The present prospective, single centre, observational study was conducted in Andaman and Nicobar Islands Institute of Medical Sciences, a tertiary care public sector teaching hospital of Port Blair, India (CTRI/2018/01/011235). The associated hospital serves predominantly as a secondary level and also a tertiary level healthcare provider with limited super specialist surgical patients. Institutional research review board and ethical approval (Ethics Committee, Andaman and Nicobar Islands Institute of Medical Sciences, Port Blair, India. Reg No. ECR/940/Inst/AN/2017) was obtained (Letter Ref No. ANIIMS/IEC/2017-2 dated 18/07/2017) and patients were informed about recording of data and its future use. The patients attending pre-anaesthetic evaluation clinic (PAEC) from December 2016 to April 2017 for planned elective non-cardiac surgery were included. Patients of aged 12 years or more, of both the sexes belonging to any ASA physical class undergoing any National Institute for Health and Care Excellence (NICE) class of surgery were included. A total of 11 qualified anaesthesiologists were there and were involved in pre-operative evaluation and risk assessment and all of them were aware about ongoing data collection. No intervention was done by the data collector as well as primary investigator to change the process of ongoing assessment and evaluation, and data for this study were collected from the completed PAEC record sheet, reviewing the medical chart and investigations already done. The cohort was divided based on the presence of medical co-morbidity (i.e., non-co-morbid and co-morbid group). Occasional alcohol drinker and smoker were not regarded as co-morbid; however, alcohol dependence or abuse was taken as a co-morbid condition. All the patients who were known cases of medical co-morbidities such as hypertension, diabetes and hypo/hyperthyroidism were categorised in the co-morbid group.

Demographic, physical status, surgical category, clinical/medical history, pre-operative tests done and their results in terms of normal and abnormal were noted. Haemoglobin level of <12 g% was noted as anaemic in this study. Platelet count of <100,000/mm 3, prothrombin time increased by >4 s than control and/or INR of >1.5 was regarded abnormal. Blood sugar level of >250 mg% was taken as uncontrolled as well as significant abnormality to change perioperative anaesthetic management. Other test results were determined as normal/abnormal as per the reference value provided by the laboratory. Electrocardiogram (ECG) and chest X-ray were regarded abnormal if the evaluating anaesthesiologist or physician noted anything other than sinus rhythm or within normal limit, respectively. An abnormal test result was considered as impactful if only the evaluating anaesthesiologist asked for a consultation/referral, retesting or further investigating the patient's condition based on the abnormal report. However, an impact was considered as significant only if the impact (i.e., referral, retesting, etc.,) outcome or abnormal test, lead to a change in perioperative anaesthetic management (i.e., postponing the elective case, intra-operative intensive monitoring or gross deviation from the standard anaesthetic management). Echocardiography done in known cardiac patients and those were asked after initial assessment was not considered as routine and were excluded from analysis.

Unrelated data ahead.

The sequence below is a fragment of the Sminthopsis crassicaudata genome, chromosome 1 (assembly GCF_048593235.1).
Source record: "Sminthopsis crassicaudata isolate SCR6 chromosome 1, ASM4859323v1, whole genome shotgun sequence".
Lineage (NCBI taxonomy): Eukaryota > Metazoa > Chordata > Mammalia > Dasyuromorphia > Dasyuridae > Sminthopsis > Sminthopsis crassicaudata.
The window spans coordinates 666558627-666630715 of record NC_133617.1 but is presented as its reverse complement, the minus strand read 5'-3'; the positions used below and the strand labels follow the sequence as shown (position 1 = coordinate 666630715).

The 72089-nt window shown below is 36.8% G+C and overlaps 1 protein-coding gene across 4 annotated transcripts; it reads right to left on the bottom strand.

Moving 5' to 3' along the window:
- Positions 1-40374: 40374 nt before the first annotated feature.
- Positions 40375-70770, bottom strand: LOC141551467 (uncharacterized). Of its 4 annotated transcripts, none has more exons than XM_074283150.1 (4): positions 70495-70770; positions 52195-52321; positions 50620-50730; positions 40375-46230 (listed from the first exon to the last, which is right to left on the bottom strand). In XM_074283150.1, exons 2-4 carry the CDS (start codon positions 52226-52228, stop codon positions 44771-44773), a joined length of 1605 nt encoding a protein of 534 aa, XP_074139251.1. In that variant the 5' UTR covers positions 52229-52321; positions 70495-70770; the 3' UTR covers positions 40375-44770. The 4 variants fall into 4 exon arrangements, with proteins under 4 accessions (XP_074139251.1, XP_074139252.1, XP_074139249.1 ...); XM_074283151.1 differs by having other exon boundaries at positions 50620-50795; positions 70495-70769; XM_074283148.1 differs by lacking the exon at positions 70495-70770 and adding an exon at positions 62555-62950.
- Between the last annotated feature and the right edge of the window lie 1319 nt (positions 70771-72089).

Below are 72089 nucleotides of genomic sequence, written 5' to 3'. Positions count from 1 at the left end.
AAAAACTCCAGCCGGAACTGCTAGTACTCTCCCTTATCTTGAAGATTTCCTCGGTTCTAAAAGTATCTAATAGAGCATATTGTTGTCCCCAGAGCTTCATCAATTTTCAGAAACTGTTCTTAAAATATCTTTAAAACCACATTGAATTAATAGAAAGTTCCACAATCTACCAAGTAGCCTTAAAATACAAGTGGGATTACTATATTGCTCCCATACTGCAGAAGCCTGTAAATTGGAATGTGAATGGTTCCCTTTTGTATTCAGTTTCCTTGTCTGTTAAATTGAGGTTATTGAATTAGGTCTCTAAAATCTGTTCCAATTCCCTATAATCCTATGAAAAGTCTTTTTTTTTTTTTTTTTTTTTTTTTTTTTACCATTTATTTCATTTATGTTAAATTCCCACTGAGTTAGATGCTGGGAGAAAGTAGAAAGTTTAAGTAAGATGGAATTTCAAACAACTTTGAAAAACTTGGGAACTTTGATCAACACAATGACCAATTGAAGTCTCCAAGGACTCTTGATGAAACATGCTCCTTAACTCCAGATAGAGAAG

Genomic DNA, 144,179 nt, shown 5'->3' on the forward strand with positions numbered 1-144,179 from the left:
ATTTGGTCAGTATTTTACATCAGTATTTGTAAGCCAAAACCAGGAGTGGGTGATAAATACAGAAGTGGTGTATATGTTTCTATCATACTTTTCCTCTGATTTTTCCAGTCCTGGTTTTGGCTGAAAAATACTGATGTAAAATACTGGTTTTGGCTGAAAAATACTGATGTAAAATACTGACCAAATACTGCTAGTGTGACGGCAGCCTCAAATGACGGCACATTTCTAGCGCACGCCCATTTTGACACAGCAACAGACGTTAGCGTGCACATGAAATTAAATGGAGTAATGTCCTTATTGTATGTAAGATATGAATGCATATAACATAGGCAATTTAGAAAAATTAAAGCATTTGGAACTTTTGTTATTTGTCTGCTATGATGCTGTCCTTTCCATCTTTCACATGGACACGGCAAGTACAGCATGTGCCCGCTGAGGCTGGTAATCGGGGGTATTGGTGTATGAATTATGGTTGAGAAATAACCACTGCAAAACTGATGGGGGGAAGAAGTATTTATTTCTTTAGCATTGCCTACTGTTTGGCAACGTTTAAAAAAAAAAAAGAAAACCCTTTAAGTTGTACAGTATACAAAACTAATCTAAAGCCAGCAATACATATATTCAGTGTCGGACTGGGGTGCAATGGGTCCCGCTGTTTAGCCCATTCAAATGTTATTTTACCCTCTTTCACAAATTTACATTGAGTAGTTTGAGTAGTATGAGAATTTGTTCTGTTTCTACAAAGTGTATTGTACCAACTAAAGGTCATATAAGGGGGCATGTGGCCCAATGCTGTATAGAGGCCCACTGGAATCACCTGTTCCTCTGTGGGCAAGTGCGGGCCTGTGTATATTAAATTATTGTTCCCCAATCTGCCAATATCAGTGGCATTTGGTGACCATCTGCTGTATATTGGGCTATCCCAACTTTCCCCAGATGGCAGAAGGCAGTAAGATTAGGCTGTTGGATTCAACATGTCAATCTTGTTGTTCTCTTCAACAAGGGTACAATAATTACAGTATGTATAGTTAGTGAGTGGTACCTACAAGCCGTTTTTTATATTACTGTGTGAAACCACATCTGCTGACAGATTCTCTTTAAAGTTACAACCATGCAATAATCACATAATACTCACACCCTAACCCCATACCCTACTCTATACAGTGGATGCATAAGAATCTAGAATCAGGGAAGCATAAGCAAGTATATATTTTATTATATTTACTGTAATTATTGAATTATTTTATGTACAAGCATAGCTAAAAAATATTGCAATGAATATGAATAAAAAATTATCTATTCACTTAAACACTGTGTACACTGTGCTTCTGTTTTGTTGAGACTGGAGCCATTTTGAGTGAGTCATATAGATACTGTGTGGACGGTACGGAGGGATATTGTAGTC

The study was designed with a hypothetical abnormal test results in non-co-morbid and co-morbid as 10% and 20%, respectively, along 1-α of 95% and a power of 80%. As the incidence of non-co-morbid and co-morbid are different and the sampling was non-randomised in nature, a ratio of unexposed (non-co-morbid) to exposed (co-morbid) 1.5 and design effect of 1.8 was taken. This gave a sample for non-co-morbid cohort as 427 and co-morbid as 285 using online statistical tool OpenEpi (Open Source Epidemiologic Statistics for Public Health; http://www.openepi.com). A minimum of 500 participants in non-co-morbid and 300 in co-morbid group was targeted during data collection.

Data were presented in absolute number and percentage scale. The impacts of abnormal test results were also calculated in absolute number and percentage scale. The number needed to investigate (NNI) for impacts as well as significant impact were also calculated. Measures of central tendencies and dispersions were calculated and comparison of the groups was done by Fisher's exact test and unpaired t-test using INSTAT software (GraphPad Prism Software, La Jolla, CA, USA). P < 0.05 was considered statistically significant.


  Results Top


A total of 887 files of patients aged between 12 and 95 years; median age 44 year, who completed the PAEC procedure for elective surgeries during the study period were included for analysis. Four hundred and twenty-three (47.69%) of the patients were male and median ASA physical status was II of the entire cohort. Three hundred and twenty-two (36.30%) patients were having at least one medical co-morbid condition and were compared with 565 (65.70%) non-co-morbid patients. Co-morbid patients were older as compared to non-co-morbid patients (median [age range] 38 [12–85] vs. 56.5 [14–95] year; P < 0.0001). The age, sex, ASA physical status classes and NICE surgical grade-wise distributions and comparison are shown in [Table 1].
Table 1: Demographic, physical and surgical grades compared using unpaired t-test. data expressed in mean±standard deviation (95% confidence interval) or n (%) or median/interquartile range (q3 - q1)